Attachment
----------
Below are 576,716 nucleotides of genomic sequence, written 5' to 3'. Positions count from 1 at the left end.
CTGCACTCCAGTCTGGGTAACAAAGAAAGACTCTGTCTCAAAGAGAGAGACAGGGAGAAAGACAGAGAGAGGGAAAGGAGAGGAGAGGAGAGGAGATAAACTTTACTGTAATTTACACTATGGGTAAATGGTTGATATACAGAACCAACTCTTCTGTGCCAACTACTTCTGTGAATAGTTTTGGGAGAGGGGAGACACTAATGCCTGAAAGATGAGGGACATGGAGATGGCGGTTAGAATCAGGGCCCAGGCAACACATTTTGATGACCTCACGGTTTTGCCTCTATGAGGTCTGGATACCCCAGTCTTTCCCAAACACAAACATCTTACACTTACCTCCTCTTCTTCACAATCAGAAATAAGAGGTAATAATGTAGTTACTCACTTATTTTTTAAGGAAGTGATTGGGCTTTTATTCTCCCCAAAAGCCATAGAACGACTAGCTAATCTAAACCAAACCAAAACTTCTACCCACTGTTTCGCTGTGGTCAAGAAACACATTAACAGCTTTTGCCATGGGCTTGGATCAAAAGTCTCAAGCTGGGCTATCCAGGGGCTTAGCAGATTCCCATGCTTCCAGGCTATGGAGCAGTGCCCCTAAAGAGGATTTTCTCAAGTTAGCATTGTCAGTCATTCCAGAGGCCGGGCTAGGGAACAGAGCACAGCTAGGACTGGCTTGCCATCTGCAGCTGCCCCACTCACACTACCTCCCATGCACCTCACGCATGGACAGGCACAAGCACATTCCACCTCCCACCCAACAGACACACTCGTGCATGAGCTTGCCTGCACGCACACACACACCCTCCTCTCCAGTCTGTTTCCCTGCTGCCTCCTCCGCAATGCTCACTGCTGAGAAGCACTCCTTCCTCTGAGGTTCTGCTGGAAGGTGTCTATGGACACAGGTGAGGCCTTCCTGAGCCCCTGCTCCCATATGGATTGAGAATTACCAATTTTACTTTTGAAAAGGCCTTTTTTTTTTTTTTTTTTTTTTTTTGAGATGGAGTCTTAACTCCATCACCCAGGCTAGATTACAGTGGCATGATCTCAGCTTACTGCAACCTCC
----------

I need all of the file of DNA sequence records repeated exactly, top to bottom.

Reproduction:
Below are 576,716 nucleotides of genomic sequence, written 5' to 3'. Positions count from 1 at the left end.
CTGCACTCCAGTCTGGGTAACAAAGAAAGACTCTGTCTCAAAGAGAGAGACAGGGAGAAAGACAGAGAGAGGGAAAGGAGAGGAGAGGAGAGGAGATAAACTTTACTGTAATTTACACTATGGGTAAATGGTTGATATACAGAACCAACTCTTCTGTGCCAACTACTTCTGTGAATAGTTTTGGGAGAGGGGAGACACTAATGCCTGAAAGATGAGGGACATGGAGATGGCGGTTAGAATCAGGGCCCAGGCAACACATTTTGATGACCTCACGGTTTTGCCTCTATGAGGTCTGGATACCCCAGTCTTTCCCAAACACAAACATCTTACACTTACCTCCTCTTCTTCACAATCAGAAATAAGAGGTAATAATGTAGTTACTCACTTATTTTTTAAGGAAGTGATTGGGCTTTTATTCTCCCCAAAAGCCATAGAACGACTAGCTAATCTAAACCAAACCAAAACTTCTACCCACTGTTTCGCTGTGGTCAAGAAACACATTAACAGCTTTTGCCATGGGCTTGGATCAAAAGTCTCAAGCTGGGCTATCCAGGGGCTTAGCAGATTCCCATGCTTCCAGGCTATGGAGCAGTGCCCCTAAAGAGGATTTTCTCAAGTTAGCATTGTCAGTCATTCCAGAGGCCGGGCTAGGGAACAGAGCACAGCTAGGACTGGCTTGCCATCTGCAGCTGCCCCACTCACACTACCTCCCATGCACCTCACGCATGGACAGGCACAAGCACATTCCACCTCCCACCCAACAGACACACTCGTGCATGAGCTTGCCTGCACGCACACACACACCCTCCTCTCCAGTCTGTTTCCCTGCTGCCTCCTCCGCAATGCTCACTGCTGAGAAGCACTCCTTCCTCTGAGGTTCTGCTGGAAGGTGTCTATGGACACAGGTGAGGCCTTCCTGAGCCCCTGCTCCCATATGGATTGAGAATTACCAATTTTACTTTTGAAAAGGCCTTTTTTTTTTTTTTTTTTTTTTTTTGAGATGGAGTCTTAACTCCATCACCCAGGCTAGATTACAGTGGCATGATCTCAGCTTACTGCAACCTCC